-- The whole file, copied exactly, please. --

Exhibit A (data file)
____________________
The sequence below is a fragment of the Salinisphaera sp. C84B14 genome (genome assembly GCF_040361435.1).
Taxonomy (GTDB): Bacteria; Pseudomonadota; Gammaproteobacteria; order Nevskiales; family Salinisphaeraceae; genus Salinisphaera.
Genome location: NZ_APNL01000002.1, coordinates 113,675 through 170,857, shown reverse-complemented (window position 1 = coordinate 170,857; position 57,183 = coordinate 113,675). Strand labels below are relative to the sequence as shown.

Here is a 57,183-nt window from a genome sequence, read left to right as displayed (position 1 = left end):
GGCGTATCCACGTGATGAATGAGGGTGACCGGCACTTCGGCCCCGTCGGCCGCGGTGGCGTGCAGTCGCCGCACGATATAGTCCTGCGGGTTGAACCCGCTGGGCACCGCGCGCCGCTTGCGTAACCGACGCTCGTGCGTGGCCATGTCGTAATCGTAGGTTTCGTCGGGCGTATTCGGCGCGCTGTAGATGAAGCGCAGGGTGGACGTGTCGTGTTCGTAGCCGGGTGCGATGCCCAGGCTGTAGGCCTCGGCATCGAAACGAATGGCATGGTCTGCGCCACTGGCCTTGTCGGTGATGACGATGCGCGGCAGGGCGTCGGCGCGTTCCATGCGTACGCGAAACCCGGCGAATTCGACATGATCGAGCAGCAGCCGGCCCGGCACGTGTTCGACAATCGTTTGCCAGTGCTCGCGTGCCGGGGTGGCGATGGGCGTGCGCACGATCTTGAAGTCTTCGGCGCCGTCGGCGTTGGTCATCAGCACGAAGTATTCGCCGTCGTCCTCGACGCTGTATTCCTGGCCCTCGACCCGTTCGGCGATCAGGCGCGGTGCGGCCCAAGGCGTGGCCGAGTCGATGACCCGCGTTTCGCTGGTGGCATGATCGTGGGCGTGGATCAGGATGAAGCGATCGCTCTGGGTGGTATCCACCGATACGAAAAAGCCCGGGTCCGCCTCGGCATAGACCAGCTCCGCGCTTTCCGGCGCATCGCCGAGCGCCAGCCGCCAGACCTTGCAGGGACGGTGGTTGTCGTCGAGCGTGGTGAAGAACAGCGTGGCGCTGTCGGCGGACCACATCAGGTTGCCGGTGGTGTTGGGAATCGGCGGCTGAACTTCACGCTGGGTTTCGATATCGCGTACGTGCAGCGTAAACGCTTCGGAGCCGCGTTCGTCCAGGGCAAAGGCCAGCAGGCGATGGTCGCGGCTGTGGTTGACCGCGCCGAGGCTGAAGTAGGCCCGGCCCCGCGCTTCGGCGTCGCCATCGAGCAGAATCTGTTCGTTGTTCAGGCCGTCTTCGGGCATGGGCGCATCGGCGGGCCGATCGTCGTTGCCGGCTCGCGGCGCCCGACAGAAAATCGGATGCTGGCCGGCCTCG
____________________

The sequence below is a fragment of the Salinisphaera sp. C84B14 genome (genome assembly GCF_040361435.1).
Taxonomy (GTDB): Bacteria; Pseudomonadota; Gammaproteobacteria; order Nevskiales; family Salinisphaeraceae; genus Salinisphaera.
Genome location: NZ_APNL01000002.1, coordinates 113,675 through 170,857, shown reverse-complemented (window position 1 = coordinate 170,857; position 57,183 = coordinate 113,675). Strand labels below are relative to the sequence as shown.

Here is a 57,183-nt window from a genome sequence, read left to right as displayed (position 1 = left end):
GGCGTATCCACGTGATGAATGAGGGTGACCGGCACTTCGGCCCCGTCGGCCGCGGTGGCGTGCAGTCGCCGCACGATATAGTCCTGCGGGTTGAACCCGCTGGGCACCGCGCGCCGCTTGCGTAACCGACGCTCGTGCGTGGCCATGTCGTAATCGTAGGTTTCGTCGGGCGTATTCGGCGCGCTGTAGATGAAGCGCAGGGTGGACGTGTCGTGTTCGTAGCCGGGTGCGATGCCCAGGCTGTAGGCCTCGGCATCGAAACGAATGGCATGGTCTGCGCCACTGGCCTTGTCGGTGATGACGATGCGCGGCAGGGCGTCGGCGCGTTCCATGCGTACGCGAAACCCGGCGAATTCGACATGATCGAGCAGCAGCCGGCCCGGCACGTGTTCGACAATCGTTTGCCAGTGCTCGCGTGCCGGGGTGGCGATGGGCGTGCGCACGATCTTGAAGTCTTCGGCGCCGTCGGCGTTGGTCATCAGCACGAAGTATTCGCCGTCGTCCTCGACGCTGTATTCCTGGCCCTCGACCCGTTCGGCGATCAGGCGCGGTGCGGCCCAAGGCGTGGCCGAGTCGATGACCCGCGTTTCGCTGGTGGCATGATCGTGGGCGTGGATCAGGATGAAGCGATCGCTCTGGGTGGTATCCACCGATACGAAAAAGCCCGGGTCCGCCTCGGCATAGACCAGCTCCGCGCTTTCCGGCGCATCGCCGAGCGCCAGCCGCCAGACCTTGCAGGGACGGTGGTTGTCGTCGAGCGTGGTGAAGAACAGCGTGGCGCTGTCGGCGGACCACATCAGGTTGCCGGTGGTGTTGGGAATCGGCGGCTGAACTTCACGCTGGGTTTCGATATCGCGTACGTGCAGCGTAAACGCTTCGGAGCCGCGTTCGTCCAGGGCAAAGGCCAGCAGGCGATGGTCGCGGCTGTGGTTGACCGCGCCGAGGCTGAAGTAGGCCCGGCCCCGCGCTTCGGCGTCGCCATCGAGCAGAATCTGTTCGTTGTTCAGGCCGTCTTCGGGCATGGGCGCATCGGCGGGCCGATCGTCGTTGCCGGCTCGCGGCGCCCGACAGAAAATCGGATGCTGGCCGGCCTCG